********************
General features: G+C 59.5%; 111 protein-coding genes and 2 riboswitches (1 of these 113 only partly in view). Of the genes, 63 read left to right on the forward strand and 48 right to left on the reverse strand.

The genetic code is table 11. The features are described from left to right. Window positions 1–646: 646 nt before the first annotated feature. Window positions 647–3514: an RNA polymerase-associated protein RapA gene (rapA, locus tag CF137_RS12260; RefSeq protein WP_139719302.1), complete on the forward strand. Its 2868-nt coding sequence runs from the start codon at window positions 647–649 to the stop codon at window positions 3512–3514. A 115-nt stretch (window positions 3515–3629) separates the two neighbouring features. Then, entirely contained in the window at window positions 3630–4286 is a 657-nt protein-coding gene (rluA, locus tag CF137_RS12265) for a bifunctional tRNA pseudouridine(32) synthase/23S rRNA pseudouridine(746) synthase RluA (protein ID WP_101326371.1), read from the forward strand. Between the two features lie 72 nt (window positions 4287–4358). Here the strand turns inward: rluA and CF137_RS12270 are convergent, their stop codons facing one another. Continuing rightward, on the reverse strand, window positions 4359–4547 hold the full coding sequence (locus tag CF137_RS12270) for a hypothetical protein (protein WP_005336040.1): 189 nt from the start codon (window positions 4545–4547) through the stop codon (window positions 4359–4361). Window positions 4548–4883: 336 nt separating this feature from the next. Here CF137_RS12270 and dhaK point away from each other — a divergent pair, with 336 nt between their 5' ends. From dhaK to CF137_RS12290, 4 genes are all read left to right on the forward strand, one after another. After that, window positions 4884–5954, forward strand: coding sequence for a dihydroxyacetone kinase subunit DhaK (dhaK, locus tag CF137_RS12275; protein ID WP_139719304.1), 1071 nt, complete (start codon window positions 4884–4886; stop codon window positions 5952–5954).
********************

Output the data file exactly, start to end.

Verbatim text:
General features: G+C 59.5%; 111 protein-coding genes and 2 riboswitches (1 of these 113 only partly in view). Of the genes, 63 read left to right on the forward strand and 48 right to left on the reverse strand.

The genetic code is table 11. The features are described from left to right. Window positions 1–646: 646 nt before the first annotated feature. Window positions 647–3514: an RNA polymerase-associated protein RapA gene (rapA, locus tag CF137_RS12260; RefSeq protein WP_139719302.1), complete on the forward strand. Its 2868-nt coding sequence runs from the start codon at window positions 647–649 to the stop codon at window positions 3512–3514. A 115-nt stretch (window positions 3515–3629) separates the two neighbouring features. Then, entirely contained in the window at window positions 3630–4286 is a 657-nt protein-coding gene (rluA, locus tag CF137_RS12265) for a bifunctional tRNA pseudouridine(32) synthase/23S rRNA pseudouridine(746) synthase RluA (protein ID WP_101326371.1), read from the forward strand. Between the two features lie 72 nt (window positions 4287–4358). Here the strand turns inward: rluA and CF137_RS12270 are convergent, their stop codons facing one another. Continuing rightward, on the reverse strand, window positions 4359–4547 hold the full coding sequence (locus tag CF137_RS12270) for a hypothetical protein (protein WP_005336040.1): 189 nt from the start codon (window positions 4545–4547) through the stop codon (window positions 4359–4361). Window positions 4548–4883: 336 nt separating this feature from the next. Here CF137_RS12270 and dhaK point away from each other — a divergent pair, with 336 nt between their 5' ends. From dhaK to CF137_RS12290, 4 genes are all read left to right on the forward strand, one after another. After that, window positions 4884–5954, forward strand: coding sequence for a dihydroxyacetone kinase subunit DhaK (dhaK, locus tag CF137_RS12275; protein ID WP_139719304.1), 1071 nt, complete (start codon window positions 4884–4886; stop codon window positions 5952–5954).